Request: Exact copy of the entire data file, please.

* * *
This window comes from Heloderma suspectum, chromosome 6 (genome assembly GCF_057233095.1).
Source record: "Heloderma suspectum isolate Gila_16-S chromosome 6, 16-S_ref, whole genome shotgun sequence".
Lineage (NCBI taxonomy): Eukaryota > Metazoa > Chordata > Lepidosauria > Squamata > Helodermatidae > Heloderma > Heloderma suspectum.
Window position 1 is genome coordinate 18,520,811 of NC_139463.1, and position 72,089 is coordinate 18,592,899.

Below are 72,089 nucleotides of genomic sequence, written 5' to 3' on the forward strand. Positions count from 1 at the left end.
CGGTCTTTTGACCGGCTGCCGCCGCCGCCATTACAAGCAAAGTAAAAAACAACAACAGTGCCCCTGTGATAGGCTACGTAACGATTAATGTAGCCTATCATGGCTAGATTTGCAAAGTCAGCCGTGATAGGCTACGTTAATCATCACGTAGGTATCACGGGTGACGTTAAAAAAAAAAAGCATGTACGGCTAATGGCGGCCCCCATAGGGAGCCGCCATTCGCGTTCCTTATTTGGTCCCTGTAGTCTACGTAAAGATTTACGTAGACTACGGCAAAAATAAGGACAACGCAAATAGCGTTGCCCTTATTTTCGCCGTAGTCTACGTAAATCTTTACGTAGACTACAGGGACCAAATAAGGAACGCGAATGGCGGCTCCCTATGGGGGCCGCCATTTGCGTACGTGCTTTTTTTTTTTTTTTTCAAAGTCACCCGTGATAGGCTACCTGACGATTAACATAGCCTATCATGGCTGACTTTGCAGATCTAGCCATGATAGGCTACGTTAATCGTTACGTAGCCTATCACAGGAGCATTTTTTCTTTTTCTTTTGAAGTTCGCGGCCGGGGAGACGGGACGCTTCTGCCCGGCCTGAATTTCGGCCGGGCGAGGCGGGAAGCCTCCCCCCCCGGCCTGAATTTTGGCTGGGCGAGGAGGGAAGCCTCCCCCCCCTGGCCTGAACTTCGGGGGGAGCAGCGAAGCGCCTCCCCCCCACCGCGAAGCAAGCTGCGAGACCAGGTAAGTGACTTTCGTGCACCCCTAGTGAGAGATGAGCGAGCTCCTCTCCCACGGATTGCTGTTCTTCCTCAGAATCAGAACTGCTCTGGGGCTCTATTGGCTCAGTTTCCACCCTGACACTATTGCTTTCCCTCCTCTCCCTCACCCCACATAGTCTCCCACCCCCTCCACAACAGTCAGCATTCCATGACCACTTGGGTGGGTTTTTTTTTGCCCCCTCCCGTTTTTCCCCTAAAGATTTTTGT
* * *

This window comes from Heloderma suspectum, chromosome 6 (genome assembly GCF_057233095.1).
Source record: "Heloderma suspectum isolate Gila_16-S chromosome 6, 16-S_ref, whole genome shotgun sequence".
Lineage (NCBI taxonomy): Eukaryota > Metazoa > Chordata > Lepidosauria > Squamata > Helodermatidae > Heloderma > Heloderma suspectum.
Window position 1 is genome coordinate 18,520,811 of NC_139463.1, and position 72,089 is coordinate 18,592,899.

Below are 72,089 nucleotides of genomic sequence, written 5' to 3' on the forward strand. Positions count from 1 at the left end.
CGGTCTTTTGACCGGCTGCCGCCGCCGCCATTACAAGCAAAGTAAAAAACAACAACAGTGCCCCTGTGATAGGCTACGTAACGATTAATGTAGCCTATCATGGCTAGATTTGCAAAGTCAGCCGTGATAGGCTACGTTAATCATCACGTAGGTATCACGGGTGACGTTAAAAAAAAAAAGCATGTACGGCTAATGGCGGCCCCCATAGGGAGCCGCCATTCGCGTTCCTTATTTGGTCCCTGTAGTCTACGTAAAGATTTACGTAGACTACGGCAAAAATAAGGACAACGCAAATAGCGTTGCCCTTATTTTCGCCGTAGTCTACGTAAATCTTTACGTAGACTACAGGGACCAAATAAGGAACGCGAATGGCGGCTCCCTATGGGGGCCGCCATTTGCGTACGTGCTTTTTTTTTTTTTTTTCAAAGTCACCCGTGATAGGCTACCTGACGATTAACATAGCCTATCATGGCTGACTTTGCAGATCTAGCCATGATAGGCTACGTTAATCGTTACGTAGCCTATCACAGGAGCATTTTTTCTTTTTCTTTTGAAGTTCGCGGCCGGGGAGACGGGACGCTTCTGCCCGGCCTGAATTTCGGCCGGGCGAGGCGGGAAGCCTCCCCCCCCGGCCTGAATTTTGGCTGGGCGAGGAGGGAAGCCTCCCCCCCCTGGCCTGAACTTCGGGGGGAGCAGCGAAGCGCCTCCCCCCCACCGCGAAGCAAGCTGCGAGACCAGGTAAGTGACTTTCGTGCACCCCTAGTGAGAGATGAGCGAGCTCCTCTCCCACGGATTGCTGTTCTTCCTCAGAATCAGAACTGCTCTGGGGCTCTATTGGCTCAGTTTCCACCCTGACACTATTGCTTTCCCTCCTCTCCCTCACCCCACATAGTCTCCCACCCCCTCCACAACAGTCAGCATTCCATGACCACTTGGGTGGGTTTTTTTTTGCCCCCTCCCGTTTTTCCCCTAAAGATTTTTGT